Goodyear on Thursday begins a week of volunteering in the Akron area that will involve more than 1,100 of its local employees.

The program, part of what the company calls the Goodyear BetterFuture social responsibility platform, is a major step up for the Akron tire maker.

The effort, which Goodyear says is its first weeklong volunteer program, is aimed at doing greater good in the community while also encouraging as many employees as possible to find ways to donate their time and expertise.

Over the course of seven days, volunteers will install smoke alarms in homes, go into schools, clean buildings and properties, hold a “bike safety rodeo” and host six professional development workshops for nonprofit organizations. The Akron area isn’t the sole focus – volunteer efforts will take place at other Goodyear global locations in China, Japan, Brazil, Indonesia and Slovenia.

Goodyear executives say they also hope to inspire other businesses and organizations to expand their community volunteerism as well.

The week is not in lieu of other Goodyear volunteer efforts.

“We have a core group of volunteers at Goodyear who are regularly active in the community,” said Paul Fitzhenry, senior vice president, global communications.

This new effort is to make it easy for people outside that core group to volunteer, he and Alison White, Goodyear director of community engagement, said.

Planning began about a year ago.

White said she and others looked at the “best practices” of other business volunteer programs and incorporated what they thought worked best for Goodyear.

The planning process involved discussions with Goodyear’s liaisons with local nonprofits, she said.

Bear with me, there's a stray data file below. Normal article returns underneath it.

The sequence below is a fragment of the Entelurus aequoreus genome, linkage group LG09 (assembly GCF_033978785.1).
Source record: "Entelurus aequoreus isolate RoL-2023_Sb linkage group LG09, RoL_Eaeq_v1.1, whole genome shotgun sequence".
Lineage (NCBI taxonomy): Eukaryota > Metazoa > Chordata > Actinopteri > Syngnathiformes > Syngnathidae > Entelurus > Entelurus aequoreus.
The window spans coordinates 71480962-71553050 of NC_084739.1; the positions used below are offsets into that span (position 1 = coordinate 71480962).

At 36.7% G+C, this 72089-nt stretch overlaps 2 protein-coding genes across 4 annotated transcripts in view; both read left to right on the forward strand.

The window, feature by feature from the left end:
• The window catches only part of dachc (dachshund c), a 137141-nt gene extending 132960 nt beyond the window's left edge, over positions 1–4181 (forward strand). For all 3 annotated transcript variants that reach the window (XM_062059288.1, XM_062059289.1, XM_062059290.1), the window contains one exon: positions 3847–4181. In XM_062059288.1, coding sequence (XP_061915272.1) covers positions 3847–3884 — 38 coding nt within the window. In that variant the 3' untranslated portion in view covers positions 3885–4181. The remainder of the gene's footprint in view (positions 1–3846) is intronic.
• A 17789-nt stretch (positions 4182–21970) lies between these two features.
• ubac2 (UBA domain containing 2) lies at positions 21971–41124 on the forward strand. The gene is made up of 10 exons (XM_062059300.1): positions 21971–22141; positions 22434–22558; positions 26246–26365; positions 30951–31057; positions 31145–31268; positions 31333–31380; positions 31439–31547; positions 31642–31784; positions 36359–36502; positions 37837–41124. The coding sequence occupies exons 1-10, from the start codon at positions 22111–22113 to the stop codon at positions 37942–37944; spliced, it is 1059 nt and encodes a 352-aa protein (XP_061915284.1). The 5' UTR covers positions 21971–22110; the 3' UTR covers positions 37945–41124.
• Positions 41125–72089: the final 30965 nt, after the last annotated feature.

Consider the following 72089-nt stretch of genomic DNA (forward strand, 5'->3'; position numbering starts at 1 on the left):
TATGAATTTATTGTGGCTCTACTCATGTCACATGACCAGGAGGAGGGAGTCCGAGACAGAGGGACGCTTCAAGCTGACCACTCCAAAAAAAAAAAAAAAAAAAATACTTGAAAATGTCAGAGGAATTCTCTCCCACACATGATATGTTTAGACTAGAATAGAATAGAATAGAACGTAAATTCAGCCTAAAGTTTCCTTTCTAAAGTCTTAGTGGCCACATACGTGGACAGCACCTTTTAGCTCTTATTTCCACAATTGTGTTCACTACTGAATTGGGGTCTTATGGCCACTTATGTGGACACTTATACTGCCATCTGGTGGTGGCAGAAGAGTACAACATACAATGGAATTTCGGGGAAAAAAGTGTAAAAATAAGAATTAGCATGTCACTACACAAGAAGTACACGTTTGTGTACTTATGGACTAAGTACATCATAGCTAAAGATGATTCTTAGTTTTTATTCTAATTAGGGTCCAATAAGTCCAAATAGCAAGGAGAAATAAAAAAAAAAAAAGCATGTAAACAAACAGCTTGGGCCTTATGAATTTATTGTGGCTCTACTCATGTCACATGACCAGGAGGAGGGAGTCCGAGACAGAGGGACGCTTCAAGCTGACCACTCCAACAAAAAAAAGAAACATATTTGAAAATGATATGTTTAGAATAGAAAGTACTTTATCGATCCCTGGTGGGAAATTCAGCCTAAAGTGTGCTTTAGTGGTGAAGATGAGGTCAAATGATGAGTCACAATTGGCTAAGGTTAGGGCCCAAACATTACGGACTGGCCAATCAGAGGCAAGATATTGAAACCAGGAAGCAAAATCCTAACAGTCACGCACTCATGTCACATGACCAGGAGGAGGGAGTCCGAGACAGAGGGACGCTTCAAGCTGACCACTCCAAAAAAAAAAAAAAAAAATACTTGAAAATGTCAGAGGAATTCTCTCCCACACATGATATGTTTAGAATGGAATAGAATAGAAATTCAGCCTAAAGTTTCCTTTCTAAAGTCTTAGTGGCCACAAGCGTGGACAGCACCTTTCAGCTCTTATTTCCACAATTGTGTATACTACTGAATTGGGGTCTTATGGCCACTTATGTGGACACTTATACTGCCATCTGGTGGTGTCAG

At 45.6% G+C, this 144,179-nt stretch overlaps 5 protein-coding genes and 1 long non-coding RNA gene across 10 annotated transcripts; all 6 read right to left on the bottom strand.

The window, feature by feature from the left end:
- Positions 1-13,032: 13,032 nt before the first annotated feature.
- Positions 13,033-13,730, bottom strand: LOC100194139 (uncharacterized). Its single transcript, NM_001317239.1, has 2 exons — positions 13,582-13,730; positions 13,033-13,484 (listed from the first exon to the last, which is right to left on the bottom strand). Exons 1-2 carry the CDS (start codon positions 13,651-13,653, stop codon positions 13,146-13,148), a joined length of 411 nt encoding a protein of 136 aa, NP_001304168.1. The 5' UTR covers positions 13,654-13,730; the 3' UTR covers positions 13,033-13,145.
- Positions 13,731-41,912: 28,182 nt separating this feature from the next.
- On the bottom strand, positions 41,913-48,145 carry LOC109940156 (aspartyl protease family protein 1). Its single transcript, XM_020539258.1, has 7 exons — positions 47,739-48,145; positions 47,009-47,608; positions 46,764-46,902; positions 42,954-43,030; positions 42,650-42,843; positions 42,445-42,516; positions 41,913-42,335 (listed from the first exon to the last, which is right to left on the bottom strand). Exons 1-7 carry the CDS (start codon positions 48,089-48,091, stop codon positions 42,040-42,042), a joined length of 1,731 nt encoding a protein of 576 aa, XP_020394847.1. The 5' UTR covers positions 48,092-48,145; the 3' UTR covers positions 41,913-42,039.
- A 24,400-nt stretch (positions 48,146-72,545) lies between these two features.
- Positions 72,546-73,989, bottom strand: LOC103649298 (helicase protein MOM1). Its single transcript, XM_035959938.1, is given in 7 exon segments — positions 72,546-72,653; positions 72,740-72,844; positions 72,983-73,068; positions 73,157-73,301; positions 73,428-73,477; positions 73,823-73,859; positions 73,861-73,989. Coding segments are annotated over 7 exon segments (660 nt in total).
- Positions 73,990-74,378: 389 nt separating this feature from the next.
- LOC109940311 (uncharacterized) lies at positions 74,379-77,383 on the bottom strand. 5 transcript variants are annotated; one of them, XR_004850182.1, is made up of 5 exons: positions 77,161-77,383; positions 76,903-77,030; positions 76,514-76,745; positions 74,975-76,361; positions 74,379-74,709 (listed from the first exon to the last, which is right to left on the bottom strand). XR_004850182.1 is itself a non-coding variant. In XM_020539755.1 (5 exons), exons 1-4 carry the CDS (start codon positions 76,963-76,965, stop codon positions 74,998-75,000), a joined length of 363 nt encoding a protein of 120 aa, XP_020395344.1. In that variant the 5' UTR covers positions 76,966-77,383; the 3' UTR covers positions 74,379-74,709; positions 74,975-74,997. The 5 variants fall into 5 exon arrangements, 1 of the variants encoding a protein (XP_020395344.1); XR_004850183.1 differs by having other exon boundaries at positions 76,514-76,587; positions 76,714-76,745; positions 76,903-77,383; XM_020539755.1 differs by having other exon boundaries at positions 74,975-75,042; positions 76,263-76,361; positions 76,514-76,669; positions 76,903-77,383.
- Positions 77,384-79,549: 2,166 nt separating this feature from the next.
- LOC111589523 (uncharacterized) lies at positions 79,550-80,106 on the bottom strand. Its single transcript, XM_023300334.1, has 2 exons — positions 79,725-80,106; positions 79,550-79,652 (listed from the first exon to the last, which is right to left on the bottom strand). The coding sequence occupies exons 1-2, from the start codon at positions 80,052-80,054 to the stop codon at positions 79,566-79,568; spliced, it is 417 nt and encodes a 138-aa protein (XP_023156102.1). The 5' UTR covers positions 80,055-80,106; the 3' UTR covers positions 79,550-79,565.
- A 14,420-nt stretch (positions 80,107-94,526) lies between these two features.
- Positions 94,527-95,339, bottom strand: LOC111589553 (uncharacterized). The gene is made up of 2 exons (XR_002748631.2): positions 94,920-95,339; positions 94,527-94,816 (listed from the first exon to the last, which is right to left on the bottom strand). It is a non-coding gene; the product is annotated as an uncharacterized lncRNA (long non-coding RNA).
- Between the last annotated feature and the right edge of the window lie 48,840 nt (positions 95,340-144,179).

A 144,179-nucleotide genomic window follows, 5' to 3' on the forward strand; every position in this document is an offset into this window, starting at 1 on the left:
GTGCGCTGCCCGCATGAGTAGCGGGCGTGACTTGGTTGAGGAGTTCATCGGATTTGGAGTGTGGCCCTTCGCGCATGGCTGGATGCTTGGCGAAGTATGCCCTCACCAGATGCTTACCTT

“The company has great relationships already in place,” White said. “We built off of that.”

Goodyear’s liaisons and the nonprofits identified community needs. Then organizers came up with more than 60 projects — the goal was to make it easy for employees to find opportunities.

“We gave our associates a menu,” Fitzhenry said.

Goodyear employees can volunteer, depending on the project, from two to eight hours, either on a weekday or weekend. They can work with co-workers or family members as well, Fitzhenry said.

Unique to the volunteer week are the professional development workshops for local nonprofits that will take place at Goodyear’s global headquarters, White said.

Nonprofits typically do not have large training budgets, White said. Goodyear looked at which of its employees and training programs it could “repurpose” to the benefit of the community organizations, she said.

Workshop topics include “Conflict and Conversations,” “Inclusive Leadership: Behaviors that Foster an Inclusive Workplace” and “Project Management Fundamentals.”

“It’s at no cost to the nonprofit,” White said.

The response has been overwhelmingly positive, she said, with almost all of the 225 workshop slots filled as of last week.

After the week concludes, Goodyear will evaluate the effort with a look to the future.

Fitzhenry said the volunteer week is not intended as a “one-and-done.”

“We would like to see this continue next year,” he said.

Jim Mackinnon can be reached at 330-996-3544 or jmackinnon@thebeaconjournal.com. Follow him @JimMackinnonABJ  on Twitter or www.facebook.com/JimMackinnonABJ